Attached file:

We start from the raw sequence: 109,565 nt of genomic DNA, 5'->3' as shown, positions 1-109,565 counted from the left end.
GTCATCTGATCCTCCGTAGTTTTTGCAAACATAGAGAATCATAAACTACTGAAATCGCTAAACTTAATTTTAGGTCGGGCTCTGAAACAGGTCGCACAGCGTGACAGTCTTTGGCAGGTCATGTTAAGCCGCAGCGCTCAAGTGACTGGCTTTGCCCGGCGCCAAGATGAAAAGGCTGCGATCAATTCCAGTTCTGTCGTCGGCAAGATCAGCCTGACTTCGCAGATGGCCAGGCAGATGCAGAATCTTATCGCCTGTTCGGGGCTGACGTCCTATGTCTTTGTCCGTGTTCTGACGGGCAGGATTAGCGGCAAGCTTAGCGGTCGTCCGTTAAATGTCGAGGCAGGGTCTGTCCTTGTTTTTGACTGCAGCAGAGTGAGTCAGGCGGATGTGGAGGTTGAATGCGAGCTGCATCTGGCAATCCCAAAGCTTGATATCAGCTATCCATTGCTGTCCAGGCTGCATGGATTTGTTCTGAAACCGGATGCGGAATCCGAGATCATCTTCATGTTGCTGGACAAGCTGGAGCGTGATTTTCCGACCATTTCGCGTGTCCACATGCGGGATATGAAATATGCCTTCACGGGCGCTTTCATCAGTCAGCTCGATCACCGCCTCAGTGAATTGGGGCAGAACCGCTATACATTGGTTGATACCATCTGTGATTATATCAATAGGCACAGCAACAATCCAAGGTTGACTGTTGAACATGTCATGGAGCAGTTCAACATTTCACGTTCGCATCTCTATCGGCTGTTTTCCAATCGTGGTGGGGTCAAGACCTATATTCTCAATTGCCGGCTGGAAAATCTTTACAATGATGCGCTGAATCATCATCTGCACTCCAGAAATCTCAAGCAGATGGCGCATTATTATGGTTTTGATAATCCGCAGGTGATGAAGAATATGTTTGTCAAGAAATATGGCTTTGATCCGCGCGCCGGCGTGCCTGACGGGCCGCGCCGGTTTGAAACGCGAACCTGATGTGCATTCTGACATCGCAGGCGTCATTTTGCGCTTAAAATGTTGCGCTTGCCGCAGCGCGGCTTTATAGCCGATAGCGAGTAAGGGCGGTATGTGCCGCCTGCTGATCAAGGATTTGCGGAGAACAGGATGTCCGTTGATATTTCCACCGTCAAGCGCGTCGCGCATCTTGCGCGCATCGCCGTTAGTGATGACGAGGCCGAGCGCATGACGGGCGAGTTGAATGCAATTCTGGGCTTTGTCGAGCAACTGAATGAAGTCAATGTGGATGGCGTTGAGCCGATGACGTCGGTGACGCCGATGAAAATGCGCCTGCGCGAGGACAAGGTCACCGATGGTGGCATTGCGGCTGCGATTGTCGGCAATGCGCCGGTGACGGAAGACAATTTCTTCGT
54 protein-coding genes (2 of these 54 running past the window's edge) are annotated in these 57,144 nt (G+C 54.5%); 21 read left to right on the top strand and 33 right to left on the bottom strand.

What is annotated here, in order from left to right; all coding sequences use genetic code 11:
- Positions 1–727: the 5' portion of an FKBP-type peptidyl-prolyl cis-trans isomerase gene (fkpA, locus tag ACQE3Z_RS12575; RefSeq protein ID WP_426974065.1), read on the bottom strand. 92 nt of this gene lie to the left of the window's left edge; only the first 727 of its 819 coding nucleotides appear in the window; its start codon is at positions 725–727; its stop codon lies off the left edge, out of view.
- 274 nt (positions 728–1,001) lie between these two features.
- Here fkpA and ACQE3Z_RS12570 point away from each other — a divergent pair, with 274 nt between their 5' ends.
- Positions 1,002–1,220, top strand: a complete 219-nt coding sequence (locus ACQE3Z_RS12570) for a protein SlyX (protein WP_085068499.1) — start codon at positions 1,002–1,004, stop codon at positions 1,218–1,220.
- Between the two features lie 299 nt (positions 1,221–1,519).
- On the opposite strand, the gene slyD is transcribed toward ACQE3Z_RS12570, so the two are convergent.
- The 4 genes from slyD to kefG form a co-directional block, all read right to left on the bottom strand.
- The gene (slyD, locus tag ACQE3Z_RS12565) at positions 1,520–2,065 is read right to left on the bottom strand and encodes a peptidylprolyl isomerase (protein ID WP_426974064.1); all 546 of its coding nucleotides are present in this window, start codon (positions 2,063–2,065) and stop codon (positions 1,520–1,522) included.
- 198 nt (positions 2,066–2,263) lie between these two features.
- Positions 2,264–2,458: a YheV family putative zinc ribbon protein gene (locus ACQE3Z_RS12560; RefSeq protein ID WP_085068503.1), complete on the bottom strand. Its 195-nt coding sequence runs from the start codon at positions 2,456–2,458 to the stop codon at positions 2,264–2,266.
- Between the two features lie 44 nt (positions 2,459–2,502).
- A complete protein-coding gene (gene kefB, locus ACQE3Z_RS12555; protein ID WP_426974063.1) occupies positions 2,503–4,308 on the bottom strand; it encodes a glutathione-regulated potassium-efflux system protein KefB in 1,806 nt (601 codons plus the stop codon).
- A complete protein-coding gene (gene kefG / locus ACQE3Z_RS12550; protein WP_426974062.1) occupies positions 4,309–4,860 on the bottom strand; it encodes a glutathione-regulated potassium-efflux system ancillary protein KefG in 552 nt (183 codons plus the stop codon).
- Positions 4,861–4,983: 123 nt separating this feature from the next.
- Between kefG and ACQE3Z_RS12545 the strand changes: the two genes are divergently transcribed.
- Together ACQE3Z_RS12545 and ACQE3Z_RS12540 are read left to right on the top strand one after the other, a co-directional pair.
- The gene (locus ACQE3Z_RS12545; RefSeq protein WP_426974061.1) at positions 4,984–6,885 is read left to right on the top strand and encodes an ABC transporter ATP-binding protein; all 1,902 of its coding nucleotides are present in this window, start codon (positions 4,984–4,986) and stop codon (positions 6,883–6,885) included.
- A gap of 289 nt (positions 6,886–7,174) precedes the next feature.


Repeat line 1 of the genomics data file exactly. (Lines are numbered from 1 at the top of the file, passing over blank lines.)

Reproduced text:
We start from the raw sequence: 109,565 nt of genomic DNA, 5'->3' as shown, positions 1-109,565 counted from the left end.